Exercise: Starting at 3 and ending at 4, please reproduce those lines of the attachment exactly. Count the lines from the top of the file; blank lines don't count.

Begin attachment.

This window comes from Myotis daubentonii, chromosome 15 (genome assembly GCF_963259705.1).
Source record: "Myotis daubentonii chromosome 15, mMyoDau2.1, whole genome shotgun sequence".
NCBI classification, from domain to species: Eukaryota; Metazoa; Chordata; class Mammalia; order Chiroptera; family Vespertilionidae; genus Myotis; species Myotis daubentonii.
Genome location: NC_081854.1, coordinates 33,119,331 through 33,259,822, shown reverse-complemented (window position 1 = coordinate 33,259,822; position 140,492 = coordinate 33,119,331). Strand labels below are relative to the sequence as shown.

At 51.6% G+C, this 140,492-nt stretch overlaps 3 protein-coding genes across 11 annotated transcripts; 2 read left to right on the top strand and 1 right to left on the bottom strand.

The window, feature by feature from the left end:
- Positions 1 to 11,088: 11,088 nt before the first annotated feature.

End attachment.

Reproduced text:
NCBI classification, from domain to species: Eukaryota; Metazoa; Chordata; class Mammalia; order Chiroptera; family Vespertilionidae; genus Myotis; species Myotis daubentonii.
Genome location: NC_081854.1, coordinates 33,119,331 through 33,259,822, shown reverse-complemented (window position 1 = coordinate 33,259,822; position 140,492 = coordinate 33,119,331). Strand labels below are relative to the sequence as shown.